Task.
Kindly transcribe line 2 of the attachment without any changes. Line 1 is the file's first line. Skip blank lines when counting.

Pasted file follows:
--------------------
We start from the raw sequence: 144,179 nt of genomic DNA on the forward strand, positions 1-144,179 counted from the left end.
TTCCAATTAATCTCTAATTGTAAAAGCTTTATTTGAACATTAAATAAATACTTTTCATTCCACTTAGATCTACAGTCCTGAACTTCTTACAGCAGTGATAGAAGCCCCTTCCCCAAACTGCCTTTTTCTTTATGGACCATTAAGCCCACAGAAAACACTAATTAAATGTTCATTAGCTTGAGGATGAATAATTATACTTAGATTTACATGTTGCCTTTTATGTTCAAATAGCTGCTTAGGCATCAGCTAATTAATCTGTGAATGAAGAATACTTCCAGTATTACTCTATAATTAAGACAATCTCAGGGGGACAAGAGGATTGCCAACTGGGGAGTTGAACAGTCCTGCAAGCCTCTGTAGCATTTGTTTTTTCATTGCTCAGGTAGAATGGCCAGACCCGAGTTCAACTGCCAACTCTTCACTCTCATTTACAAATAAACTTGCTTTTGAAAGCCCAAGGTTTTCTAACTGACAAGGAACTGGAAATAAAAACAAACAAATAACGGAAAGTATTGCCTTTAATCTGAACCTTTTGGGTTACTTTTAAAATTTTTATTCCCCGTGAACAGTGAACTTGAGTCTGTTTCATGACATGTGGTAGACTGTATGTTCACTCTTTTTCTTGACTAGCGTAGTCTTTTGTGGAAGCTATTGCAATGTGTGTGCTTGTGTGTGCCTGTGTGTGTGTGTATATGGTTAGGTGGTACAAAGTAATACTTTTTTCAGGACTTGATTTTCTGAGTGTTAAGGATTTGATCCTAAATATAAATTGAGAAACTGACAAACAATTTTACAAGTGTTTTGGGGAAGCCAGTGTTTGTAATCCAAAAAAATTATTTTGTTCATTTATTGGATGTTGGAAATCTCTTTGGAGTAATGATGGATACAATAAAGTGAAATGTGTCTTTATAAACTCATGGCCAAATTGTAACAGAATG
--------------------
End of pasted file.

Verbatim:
TTCCAATTAATCTCTAATTGTAAAAGCTTTATTTGAACATTAAATAAATACTTTTCATTCCACTTAGATCTACAGTCCTGAACTTCTTACAGCAGTGATAGAAGCCCCTTCCCCAAACTGCCTTTTTCTTTATGGACCATTAAGCCCACAGAAAACACTAATTAAATGTTCATTAGCTTGAGGATGAATAATTATACTTAGATTTACATGTTGCCTTTTATGTTCAAATAGCTGCTTAGGCATCAGCTAATTAATCTGTGAATGAAGAATACTTCCAGTATTACTCTATAATTAAGACAATCTCAGGGGGACAAGAGGATTGCCAACTGGGGAGTTGAACAGTCCTGCAAGCCTCTGTAGCATTTGTTTTTTCATTGCTCAGGTAGAATGGCCAGACCCGAGTTCAACTGCCAACTCTTCACTCTCATTTACAAATAAACTTGCTTTTGAAAGCCCAAGGTTTTCTAACTGACAAGGAACTGGAAATAAAAACAAACAAATAACGGAAAGTATTGCCTTTAATCTGAACCTTTTGGGTTACTTTTAAAATTTTTATTCCCCGTGAACAGTGAACTTGAGTCTGTTTCATGACATGTGGTAGACTGTATGTTCACTCTTTTTCTTGACTAGCGTAGTCTTTTGTGGAAGCTATTGCAATGTGTGTGCTTGTGTGTGCCTGTGTGTGTGTGTATATGGTTAGGTGGTACAAAGTAATACTTTTTTCAGGACTTGATTTTCTGAGTGTTAAGGATTTGATCCTAAATATAAATTGAGAAACTGACAAACAATTTTACAAGTGTTTTGGGGAAGCCAGTGTTTGTAATCCAAAAAAATTATTTTGTTCATTTATTGGATGTTGGAAATCTCTTTGGAGTAATGATGGATACAATAAAGTGAAATGTGTCTTTATAAACTCATGGCCAAATTGTAACAGAATG